Polish government wins battle over WWII museum

Costing 104 million euros ($111 million), the Museum of the Second World War officially opened its doors to the public in the Baltic port city of Gdansk last month.

Polish government wins battle over WWII museum

World Bulletin / News Desk

Poland's rightwing government said Wednesday that it would push ahead with plans to merge the country's new World War II museum with another one that is in the works, a move that critics denounce as purely political.

The announcement came on the heels of a ruling by the Supreme Administrative Court on Wednesday allowing the government-proposed merger, which had previously been blocked by a lower court.

The move is widely seen as a way to remove the museum's director, Pawel Machcewicz, a longtime friend and ally of EU President Donald Tusk.

Tusk, a former Polish prime minister, is the arch-rival of Jaroslaw Kaczynski, the leader of Poland's rightwing Law and Justice (PiS) party.

Conceived by Tusk while he was premier, the facility offers a sweeping panorama of the war that focuses in particular on civilians who made up the majority of its victims.

But the PiS government claims that the museum underplays Poland's own harrowing wartime fate, and drew up plans to fuse it with another museum planned in Gdansk, changing its management in the process.

"Two museums focused on similar themes operating in the same city would not be justified from an economic and organisational standpoint," Poland's culture ministry said in a statement Wednesday.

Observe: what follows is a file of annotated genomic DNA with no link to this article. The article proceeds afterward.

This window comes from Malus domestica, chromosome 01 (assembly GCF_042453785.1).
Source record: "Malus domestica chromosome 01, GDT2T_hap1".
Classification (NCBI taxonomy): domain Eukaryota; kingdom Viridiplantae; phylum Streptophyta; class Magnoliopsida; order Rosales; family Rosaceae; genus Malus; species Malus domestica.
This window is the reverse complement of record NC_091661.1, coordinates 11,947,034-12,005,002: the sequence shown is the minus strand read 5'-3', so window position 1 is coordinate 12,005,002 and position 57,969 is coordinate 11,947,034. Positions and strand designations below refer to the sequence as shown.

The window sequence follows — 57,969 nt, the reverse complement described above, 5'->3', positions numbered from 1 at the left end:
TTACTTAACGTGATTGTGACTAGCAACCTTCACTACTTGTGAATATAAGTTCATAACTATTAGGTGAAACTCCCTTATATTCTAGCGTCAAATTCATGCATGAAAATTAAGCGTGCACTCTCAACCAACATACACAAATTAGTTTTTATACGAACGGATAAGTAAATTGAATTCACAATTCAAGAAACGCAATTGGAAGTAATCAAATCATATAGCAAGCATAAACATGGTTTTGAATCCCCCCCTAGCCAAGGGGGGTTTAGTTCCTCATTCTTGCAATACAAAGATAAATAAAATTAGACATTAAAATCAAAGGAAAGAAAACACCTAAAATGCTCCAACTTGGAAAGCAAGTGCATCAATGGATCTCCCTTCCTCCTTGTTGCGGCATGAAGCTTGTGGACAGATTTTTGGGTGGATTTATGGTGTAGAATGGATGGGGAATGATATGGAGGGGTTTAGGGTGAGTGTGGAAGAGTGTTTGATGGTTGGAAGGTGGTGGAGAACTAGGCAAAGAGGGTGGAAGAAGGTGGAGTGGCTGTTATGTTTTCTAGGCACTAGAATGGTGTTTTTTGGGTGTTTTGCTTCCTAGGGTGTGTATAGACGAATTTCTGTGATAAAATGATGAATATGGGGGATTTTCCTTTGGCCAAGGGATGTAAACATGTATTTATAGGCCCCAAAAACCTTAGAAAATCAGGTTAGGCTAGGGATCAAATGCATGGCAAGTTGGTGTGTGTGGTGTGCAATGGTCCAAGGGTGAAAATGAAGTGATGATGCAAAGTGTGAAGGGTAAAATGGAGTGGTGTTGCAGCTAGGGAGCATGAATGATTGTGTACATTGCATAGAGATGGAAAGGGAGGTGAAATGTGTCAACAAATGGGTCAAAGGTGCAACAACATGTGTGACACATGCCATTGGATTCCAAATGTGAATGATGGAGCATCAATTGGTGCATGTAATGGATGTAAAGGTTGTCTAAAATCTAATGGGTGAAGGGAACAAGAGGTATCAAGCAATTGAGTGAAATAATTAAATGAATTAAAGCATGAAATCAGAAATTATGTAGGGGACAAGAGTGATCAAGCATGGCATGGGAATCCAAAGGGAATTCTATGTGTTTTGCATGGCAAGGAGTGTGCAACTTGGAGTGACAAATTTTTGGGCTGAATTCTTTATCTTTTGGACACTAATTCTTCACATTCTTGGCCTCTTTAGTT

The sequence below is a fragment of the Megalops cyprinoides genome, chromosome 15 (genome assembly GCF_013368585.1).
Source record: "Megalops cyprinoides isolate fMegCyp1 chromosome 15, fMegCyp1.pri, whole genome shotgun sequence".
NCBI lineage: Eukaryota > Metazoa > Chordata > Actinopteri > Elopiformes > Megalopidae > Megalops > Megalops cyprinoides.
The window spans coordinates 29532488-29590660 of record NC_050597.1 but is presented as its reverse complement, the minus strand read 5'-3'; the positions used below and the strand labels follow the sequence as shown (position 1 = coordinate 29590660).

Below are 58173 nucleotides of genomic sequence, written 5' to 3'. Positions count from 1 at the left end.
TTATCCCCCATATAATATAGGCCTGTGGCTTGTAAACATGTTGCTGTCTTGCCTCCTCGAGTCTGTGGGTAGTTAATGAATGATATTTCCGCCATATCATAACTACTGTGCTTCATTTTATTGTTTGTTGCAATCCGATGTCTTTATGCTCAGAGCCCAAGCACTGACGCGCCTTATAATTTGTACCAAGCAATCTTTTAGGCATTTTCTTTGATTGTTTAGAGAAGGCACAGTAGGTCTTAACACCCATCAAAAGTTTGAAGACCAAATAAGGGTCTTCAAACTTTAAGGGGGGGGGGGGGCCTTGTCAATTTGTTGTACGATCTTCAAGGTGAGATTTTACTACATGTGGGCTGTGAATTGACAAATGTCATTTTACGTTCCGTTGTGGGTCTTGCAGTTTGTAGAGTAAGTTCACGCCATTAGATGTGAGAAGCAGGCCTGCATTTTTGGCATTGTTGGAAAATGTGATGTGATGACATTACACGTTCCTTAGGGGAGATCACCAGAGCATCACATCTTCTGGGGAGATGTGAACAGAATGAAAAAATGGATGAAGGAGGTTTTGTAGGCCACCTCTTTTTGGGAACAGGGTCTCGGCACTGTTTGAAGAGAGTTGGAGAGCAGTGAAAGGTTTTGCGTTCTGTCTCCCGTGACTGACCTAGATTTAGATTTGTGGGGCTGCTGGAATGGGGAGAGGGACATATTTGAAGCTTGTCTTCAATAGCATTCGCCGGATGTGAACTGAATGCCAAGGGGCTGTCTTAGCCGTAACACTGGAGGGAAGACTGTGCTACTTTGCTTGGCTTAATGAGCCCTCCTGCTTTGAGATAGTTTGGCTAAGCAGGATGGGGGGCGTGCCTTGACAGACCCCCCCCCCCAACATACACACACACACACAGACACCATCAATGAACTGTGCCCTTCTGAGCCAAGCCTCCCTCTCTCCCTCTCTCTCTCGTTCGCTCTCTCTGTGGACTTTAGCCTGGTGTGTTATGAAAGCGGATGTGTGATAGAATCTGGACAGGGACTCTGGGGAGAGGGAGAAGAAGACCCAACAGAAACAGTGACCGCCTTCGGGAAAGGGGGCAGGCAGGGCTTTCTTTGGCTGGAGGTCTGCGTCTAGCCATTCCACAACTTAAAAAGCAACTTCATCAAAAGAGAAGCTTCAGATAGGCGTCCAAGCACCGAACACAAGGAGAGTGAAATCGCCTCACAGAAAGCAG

"The merger of both institutions will go ahead immediately."

Machcewicz told reporters Wednesday that the court's decision allows the museum he runs to be "wiped from the registry", and means his contract, which runs through to 2019, can be cancelled. 

"In my opinion, this was the main reason for merging the museums," said Machcewicz, who has spent the past eight years bringing the new facility to life.

Critics accuse the populist PiS government of using its "good change" policy to install loyalists as directors in several key state-controlled enterprises and public institutions, like television and radio broadcasters, as well as pushing through personnel changes that undermine the independence of the Constitutional Court.

The moves set off a series of mass protests and an unprecedented threat of EU sanctions over Warsaw's rule-of-law violations.


Güncelleme Tarihi: 08 Nisan 2017, 10:30